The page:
McLaren CEO Jonathan Neale has said that the team must respect whatever decision Jenson Button makes about his future in Formula 1 as speculation about the Briton retiring from the sport continues to swirl.
Button had been tipped to announce ahead of this weekend’s Japanese Grand Prix that he would be walking away from F1 at the end of the season.
However, he confirmed on Thursday that he was still engaged in “good talks” with the team about his future, suggesting that he could still be on the grid in 2016.
In Friday’s team personnel press conference, Neale re-affirmed that McLaren is keen to keep Button for 2016, but that it must respect the decision that Button takes.
“I get the sense from the media there was a big anti-climax yesterday and there was a lot of discussion about where Jenson was at,” Neale said.
“Jenson is a fantastic guy, a world champion and a big part of the family at Honda and McLaren – he’s been with us for six seasons – and we’re contracted with him, we want him to stay, we like him very much.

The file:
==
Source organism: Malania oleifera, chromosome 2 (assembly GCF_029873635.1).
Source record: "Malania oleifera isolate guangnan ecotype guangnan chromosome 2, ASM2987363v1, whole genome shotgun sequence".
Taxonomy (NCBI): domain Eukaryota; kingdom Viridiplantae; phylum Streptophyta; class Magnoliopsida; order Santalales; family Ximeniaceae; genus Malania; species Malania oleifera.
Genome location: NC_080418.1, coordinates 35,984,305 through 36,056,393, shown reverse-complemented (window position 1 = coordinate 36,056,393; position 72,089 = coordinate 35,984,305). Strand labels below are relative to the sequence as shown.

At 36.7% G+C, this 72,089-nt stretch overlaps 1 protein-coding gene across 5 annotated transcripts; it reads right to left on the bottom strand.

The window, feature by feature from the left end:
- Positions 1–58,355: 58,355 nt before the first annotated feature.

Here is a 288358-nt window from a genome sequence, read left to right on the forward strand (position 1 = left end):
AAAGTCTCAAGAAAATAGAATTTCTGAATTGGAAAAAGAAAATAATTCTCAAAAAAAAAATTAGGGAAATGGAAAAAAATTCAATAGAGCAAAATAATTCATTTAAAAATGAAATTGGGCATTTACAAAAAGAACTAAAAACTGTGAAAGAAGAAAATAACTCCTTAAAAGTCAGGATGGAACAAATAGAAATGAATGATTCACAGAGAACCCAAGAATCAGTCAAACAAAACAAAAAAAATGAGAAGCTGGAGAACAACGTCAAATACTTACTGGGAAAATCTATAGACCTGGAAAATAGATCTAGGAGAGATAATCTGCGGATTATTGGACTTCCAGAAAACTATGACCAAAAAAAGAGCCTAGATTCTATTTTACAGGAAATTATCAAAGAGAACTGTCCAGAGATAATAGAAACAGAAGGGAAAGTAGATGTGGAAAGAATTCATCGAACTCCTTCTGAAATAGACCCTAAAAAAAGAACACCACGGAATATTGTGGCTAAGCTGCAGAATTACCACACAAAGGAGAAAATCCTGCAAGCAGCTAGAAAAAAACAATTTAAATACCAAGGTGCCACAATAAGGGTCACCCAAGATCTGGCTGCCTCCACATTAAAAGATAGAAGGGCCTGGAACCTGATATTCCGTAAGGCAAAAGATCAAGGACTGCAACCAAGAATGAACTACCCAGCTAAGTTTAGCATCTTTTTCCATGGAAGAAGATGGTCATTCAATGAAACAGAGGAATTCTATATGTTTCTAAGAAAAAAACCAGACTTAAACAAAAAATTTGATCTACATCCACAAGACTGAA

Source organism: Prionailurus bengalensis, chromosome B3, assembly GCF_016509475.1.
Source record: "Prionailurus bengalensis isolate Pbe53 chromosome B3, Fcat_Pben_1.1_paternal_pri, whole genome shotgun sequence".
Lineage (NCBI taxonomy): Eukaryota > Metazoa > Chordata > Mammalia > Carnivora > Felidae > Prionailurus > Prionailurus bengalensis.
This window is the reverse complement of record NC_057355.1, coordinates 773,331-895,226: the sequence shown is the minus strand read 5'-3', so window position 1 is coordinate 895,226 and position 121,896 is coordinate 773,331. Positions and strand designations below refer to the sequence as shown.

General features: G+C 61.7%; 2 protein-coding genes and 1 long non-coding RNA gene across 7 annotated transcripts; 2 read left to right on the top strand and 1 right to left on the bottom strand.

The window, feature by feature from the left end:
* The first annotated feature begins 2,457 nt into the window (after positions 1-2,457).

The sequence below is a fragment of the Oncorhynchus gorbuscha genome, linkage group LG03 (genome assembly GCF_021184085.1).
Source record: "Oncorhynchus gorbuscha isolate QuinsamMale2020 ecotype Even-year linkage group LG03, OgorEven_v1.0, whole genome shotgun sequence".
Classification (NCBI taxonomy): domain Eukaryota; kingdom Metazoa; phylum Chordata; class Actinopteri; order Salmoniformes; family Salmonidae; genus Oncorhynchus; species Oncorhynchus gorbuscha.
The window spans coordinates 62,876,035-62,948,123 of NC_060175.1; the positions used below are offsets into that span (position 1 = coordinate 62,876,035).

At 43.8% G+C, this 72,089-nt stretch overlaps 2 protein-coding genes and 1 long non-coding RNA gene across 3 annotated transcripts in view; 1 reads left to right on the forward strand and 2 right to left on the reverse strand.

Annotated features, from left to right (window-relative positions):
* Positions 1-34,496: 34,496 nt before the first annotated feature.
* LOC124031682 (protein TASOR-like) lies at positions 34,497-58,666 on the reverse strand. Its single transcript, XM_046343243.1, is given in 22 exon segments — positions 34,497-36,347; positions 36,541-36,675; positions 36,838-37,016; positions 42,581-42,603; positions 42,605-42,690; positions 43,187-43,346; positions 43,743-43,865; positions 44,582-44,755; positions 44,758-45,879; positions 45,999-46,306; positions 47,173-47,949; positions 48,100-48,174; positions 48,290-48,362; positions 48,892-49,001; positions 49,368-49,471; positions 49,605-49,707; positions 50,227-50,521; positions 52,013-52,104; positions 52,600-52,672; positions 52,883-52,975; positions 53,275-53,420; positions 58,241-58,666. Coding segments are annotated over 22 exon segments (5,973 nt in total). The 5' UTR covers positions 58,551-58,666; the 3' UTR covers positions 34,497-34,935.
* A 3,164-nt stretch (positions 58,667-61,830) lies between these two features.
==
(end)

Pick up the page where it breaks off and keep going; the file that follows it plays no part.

“But if your driver doesn’t really want to be in the seat we have to respect that. I really hope that we have done enough between us to continue those discussions with him and have the confidence to have him with us, and that’s what we’d like.”
Despite appearing to hint that Button had already made up his mind and wanted to leave McLaren, Neale clarified his comments when speaking to NBCSN following the press conference.
“Given the speculation that has been around and some of the things that Jenson has said, it can’t be of great surprise to either you or the audience that there is some reflection or introspection going on in Jenson,” Neale said.
“That’s what my quote was and I’m merely stating what I think is the blindingly obvious. We have a contract with Jenson, there’s no ambiguity about that.
“We really like Jenson, he’s been a fantastic driver and ambassador. He’s had some fearsome teammates, recently in Lewis and now with Fernando, and even though we’re having a troubling year, it’s a fantastic environment in which to move the programme forwards.
“We’ve learned a lot from both Jenson and Fernando together. I’d like to keep it like that, but, if there’s introspection and reflection going on, I have to respect that.”